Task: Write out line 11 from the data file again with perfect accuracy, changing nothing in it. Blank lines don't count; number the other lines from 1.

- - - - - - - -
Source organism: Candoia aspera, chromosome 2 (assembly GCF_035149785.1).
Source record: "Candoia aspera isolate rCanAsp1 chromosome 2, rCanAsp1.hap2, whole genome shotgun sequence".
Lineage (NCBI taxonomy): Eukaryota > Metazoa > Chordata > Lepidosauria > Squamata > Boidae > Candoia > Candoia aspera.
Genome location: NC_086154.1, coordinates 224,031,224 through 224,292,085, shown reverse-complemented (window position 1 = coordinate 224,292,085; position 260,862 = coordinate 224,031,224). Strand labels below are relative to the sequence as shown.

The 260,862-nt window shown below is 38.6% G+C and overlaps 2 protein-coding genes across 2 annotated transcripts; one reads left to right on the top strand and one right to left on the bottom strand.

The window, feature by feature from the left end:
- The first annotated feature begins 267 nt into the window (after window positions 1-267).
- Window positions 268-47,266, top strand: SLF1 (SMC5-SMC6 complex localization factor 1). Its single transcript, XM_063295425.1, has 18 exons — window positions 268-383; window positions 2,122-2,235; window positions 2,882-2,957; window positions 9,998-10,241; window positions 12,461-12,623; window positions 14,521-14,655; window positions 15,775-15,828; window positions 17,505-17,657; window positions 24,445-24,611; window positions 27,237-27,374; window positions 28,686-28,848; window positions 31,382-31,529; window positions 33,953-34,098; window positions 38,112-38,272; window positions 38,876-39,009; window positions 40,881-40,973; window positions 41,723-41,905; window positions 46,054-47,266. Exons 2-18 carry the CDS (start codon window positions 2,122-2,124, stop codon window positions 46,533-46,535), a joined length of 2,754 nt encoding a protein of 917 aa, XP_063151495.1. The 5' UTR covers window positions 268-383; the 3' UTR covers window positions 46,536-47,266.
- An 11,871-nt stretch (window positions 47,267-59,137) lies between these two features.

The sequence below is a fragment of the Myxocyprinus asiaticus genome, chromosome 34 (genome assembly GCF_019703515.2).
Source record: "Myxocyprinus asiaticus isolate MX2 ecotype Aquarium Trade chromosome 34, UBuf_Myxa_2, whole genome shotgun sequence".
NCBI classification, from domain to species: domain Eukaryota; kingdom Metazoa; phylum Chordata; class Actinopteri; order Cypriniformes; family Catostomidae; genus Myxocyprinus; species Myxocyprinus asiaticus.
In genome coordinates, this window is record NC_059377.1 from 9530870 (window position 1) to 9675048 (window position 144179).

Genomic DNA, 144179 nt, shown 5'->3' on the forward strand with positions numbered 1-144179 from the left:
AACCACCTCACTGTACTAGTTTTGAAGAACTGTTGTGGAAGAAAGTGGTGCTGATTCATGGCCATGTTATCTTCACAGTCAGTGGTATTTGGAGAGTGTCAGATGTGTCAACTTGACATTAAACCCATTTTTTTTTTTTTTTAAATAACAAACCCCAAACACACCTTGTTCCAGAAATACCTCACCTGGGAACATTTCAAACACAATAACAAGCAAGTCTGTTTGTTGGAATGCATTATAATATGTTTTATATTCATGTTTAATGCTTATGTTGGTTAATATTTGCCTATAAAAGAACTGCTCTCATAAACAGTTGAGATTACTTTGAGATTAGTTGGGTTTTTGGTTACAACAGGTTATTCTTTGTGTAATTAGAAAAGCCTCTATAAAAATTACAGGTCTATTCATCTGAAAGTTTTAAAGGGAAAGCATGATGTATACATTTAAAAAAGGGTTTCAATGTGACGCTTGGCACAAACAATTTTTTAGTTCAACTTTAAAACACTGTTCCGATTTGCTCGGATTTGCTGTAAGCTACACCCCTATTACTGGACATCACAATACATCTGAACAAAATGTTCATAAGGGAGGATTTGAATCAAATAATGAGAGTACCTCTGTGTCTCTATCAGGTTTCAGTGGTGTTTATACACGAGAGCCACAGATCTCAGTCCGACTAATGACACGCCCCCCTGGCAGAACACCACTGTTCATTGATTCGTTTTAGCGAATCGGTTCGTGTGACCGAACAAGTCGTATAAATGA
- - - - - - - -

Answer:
Source record: "Myxocyprinus asiaticus isolate MX2 ecotype Aquarium Trade chromosome 34, UBuf_Myxa_2, whole genome shotgun sequence".